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FIRESTONE v. SCHMEHL (03/22/66)

decided: March 22, 1966.

FIRESTONE, APPELLANT,
v.
SCHMEHL



Appeal from judgment of Court of Common Pleas of Berks County, Sept. T., 1962, No. 25, in case of LeRoy Paul Firestone, a minor, by Paul A. Adams, his guardian v. Helen Schmehl.

COUNSEL

Frederick Edenharter, with him Rhoda, Stoudt & Bradley, for appellant.

Richard A. Bausher, with him Stevens & Lee, for appellee.

Bell, C. J., Musmanno, Jones, Cohen, Eagen, O'Brien and Roberts, JJ. Opinion by Mr. Chief Justice Bell. Mr. Justice Eagen concurs in the result.

Author: Bell

[ 420 Pa. Page 645]

This is an appeal by Firestone*fn* from a judgment non obstante veredicto entered in favor of the defendant.

Plaintiff brought an action of trespass against defendant Helen Schmehl seeking to recover damages for injuries sustained when he was struck by an automobile operated by defendant. The jury returned a verdict in the amount of $20,012.39 in favor of plaintiff. Defendant filed a motion for judgment n.o.v. or alternatively for a new trial. The lower Court granted judgment for defendant n.o.v. but stated that if judgment

[ 420 Pa. Page 646]

    n.o.v. was improper, then a new trial should be granted because plaintiff's own testimony was incredible.

It is hornbook law that in considering a motion for judgment n.o.v. the evidence must be considered in the light most favorable to the verdict winner and he must be given the benefit of every reasonable inference of fact arising therefrom and any conflicts in the evidence must be resolved in his favor: Wood v. Conneaut Lake Park, Inc., 417 Pa. 58, 209 A.2d 268; Bohner v. Eastern Express, Inc., 405 Pa. 463, 175 A.2d 864.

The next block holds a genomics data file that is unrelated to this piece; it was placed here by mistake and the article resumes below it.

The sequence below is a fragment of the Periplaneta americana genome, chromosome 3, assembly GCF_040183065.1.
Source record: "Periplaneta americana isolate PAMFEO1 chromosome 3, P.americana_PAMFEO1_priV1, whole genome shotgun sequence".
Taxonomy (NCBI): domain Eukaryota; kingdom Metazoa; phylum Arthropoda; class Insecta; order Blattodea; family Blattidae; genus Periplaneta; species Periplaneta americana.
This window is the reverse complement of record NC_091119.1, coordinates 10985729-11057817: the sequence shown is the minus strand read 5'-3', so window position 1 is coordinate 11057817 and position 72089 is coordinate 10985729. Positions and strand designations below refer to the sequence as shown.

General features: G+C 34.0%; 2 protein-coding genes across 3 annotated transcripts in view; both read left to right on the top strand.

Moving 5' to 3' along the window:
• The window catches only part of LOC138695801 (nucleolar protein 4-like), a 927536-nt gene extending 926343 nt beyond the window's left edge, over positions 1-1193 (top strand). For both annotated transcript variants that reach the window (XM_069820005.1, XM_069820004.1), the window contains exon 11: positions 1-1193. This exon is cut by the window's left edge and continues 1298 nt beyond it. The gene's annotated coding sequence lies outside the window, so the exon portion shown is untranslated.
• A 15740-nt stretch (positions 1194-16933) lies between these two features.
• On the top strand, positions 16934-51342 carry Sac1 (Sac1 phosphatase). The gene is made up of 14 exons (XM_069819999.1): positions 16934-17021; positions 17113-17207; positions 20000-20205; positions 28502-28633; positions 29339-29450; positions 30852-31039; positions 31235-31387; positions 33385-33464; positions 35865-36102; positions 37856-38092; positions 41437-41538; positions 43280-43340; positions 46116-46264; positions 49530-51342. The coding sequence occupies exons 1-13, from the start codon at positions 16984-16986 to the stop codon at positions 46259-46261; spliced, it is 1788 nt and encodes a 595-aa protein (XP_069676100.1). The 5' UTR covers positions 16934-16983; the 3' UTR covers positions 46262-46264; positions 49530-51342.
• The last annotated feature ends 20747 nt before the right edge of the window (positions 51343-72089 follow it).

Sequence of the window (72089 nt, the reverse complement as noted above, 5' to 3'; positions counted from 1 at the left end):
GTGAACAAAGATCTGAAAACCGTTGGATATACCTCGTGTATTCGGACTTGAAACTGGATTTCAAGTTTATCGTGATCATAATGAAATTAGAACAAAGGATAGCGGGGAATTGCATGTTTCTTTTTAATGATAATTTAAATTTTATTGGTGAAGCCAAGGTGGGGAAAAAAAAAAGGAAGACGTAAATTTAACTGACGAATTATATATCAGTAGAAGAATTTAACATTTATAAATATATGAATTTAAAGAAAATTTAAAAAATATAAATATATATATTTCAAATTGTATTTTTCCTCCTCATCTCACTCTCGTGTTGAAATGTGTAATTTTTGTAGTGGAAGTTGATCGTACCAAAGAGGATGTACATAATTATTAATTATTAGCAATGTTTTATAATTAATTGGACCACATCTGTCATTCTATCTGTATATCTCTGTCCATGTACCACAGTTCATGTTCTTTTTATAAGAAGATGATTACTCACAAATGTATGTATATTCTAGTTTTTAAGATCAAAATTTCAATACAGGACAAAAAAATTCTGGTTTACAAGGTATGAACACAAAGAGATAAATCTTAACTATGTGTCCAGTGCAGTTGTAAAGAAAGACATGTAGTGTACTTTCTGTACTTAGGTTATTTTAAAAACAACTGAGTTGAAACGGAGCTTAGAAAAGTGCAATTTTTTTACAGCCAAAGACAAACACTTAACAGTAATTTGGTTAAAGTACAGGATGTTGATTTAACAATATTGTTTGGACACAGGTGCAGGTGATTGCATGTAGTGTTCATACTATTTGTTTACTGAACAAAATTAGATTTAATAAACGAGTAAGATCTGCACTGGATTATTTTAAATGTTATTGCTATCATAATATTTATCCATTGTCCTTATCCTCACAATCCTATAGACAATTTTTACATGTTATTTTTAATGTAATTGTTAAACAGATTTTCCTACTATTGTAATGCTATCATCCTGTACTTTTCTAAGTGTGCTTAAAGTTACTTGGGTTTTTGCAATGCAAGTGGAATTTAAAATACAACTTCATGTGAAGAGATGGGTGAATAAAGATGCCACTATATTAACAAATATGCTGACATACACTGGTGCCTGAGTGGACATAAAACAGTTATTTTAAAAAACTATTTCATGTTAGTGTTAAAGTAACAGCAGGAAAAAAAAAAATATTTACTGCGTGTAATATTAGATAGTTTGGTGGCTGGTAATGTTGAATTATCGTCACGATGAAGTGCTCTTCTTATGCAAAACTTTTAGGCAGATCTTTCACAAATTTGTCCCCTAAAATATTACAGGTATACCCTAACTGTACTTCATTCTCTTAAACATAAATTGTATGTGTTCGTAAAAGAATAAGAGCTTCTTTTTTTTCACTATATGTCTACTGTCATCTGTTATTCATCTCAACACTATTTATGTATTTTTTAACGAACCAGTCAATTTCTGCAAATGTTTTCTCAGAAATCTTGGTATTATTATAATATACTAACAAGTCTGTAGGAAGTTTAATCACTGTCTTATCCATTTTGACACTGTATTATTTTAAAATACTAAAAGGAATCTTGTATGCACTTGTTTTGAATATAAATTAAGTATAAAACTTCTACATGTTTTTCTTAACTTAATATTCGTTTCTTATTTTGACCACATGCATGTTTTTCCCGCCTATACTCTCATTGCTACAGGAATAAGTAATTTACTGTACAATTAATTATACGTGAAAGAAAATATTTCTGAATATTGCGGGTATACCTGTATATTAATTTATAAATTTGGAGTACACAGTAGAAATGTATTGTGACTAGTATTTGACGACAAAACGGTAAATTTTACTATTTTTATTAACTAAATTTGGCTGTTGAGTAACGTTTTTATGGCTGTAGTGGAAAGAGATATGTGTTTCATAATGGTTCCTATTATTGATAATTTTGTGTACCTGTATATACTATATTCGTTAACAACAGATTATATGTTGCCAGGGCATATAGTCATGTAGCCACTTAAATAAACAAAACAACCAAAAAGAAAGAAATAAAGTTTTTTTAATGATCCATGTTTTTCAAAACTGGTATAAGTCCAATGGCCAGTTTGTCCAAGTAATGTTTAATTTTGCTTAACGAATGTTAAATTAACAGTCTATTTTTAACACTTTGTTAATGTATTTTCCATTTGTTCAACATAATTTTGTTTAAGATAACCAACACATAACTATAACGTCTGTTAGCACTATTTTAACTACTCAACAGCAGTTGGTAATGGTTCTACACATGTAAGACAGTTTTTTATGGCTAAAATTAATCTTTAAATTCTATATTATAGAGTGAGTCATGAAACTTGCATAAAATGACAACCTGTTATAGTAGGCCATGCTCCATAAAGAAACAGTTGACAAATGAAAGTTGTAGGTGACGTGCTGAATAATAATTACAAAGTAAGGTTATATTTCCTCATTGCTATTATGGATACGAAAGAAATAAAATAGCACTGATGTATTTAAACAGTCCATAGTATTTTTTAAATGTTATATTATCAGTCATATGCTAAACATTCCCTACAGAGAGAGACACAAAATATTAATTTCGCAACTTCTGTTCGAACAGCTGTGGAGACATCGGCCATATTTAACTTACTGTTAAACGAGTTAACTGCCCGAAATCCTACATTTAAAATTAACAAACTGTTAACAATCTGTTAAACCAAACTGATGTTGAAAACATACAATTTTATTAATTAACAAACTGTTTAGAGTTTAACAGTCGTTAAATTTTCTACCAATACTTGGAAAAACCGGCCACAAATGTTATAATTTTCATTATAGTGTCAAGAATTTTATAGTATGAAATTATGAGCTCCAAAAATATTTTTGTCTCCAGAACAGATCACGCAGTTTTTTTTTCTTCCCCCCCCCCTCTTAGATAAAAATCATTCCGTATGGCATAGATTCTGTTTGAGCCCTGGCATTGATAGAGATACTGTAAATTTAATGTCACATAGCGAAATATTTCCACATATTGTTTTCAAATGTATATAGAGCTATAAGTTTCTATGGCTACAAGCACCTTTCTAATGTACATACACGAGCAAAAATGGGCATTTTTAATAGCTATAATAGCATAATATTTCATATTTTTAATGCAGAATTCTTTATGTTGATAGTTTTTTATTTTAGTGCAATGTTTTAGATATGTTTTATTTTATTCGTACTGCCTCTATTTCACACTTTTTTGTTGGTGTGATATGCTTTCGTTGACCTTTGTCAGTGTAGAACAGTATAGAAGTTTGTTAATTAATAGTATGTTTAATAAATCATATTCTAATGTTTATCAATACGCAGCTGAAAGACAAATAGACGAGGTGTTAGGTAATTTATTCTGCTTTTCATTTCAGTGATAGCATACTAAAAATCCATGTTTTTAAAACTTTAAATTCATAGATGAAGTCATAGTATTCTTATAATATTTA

A reading of the record in the light most favorable to the plaintiff precludes entry of judgment n.o.v. Plaintiff was injured when he was struck by an automobile operated by defendant. This accident occurred on August 29, 1960, in the vicinity of the 222 Drive-in Sandwich Shop, East Cocalico Township, Lancaster County, Pennsylvania. At this point, Route 222 is a concrete highway 22 feet wide. It has two lanes, one northbound and one southbound. Immediately prior to the accident, plaintiff, intending to go to the sandwich shop for something to drink, was walking from the western side of the highway to the eastern side. He could see a distance of 332 feet*fn** looking in the direction from which defendant's car was approaching. Plaintiff testified as follows: "A. Well, I waited a while off the street and the pickup truck went. Then I looked both ways and didn't see any cars coming, so I crossed. I got halfway across and I looked again; I didn't see no cars coming, so I crossed. Q. When you got approximately halfway across, Mr. Firestone, in which direction did you then again look? A. I looked south. Q. That would be to your right? A. Yes. Q. And you

[ 420 Pa. Page 647]

    were then proceeding from the western side of the highway to the eastern side; is that right? A. Yes. Q. Where were you going? A. I was going into the 222 Drive-In for something to drink. Q. Tell us what happened after you had looked to the right and saw nothing? A. Then I crossed and got ...


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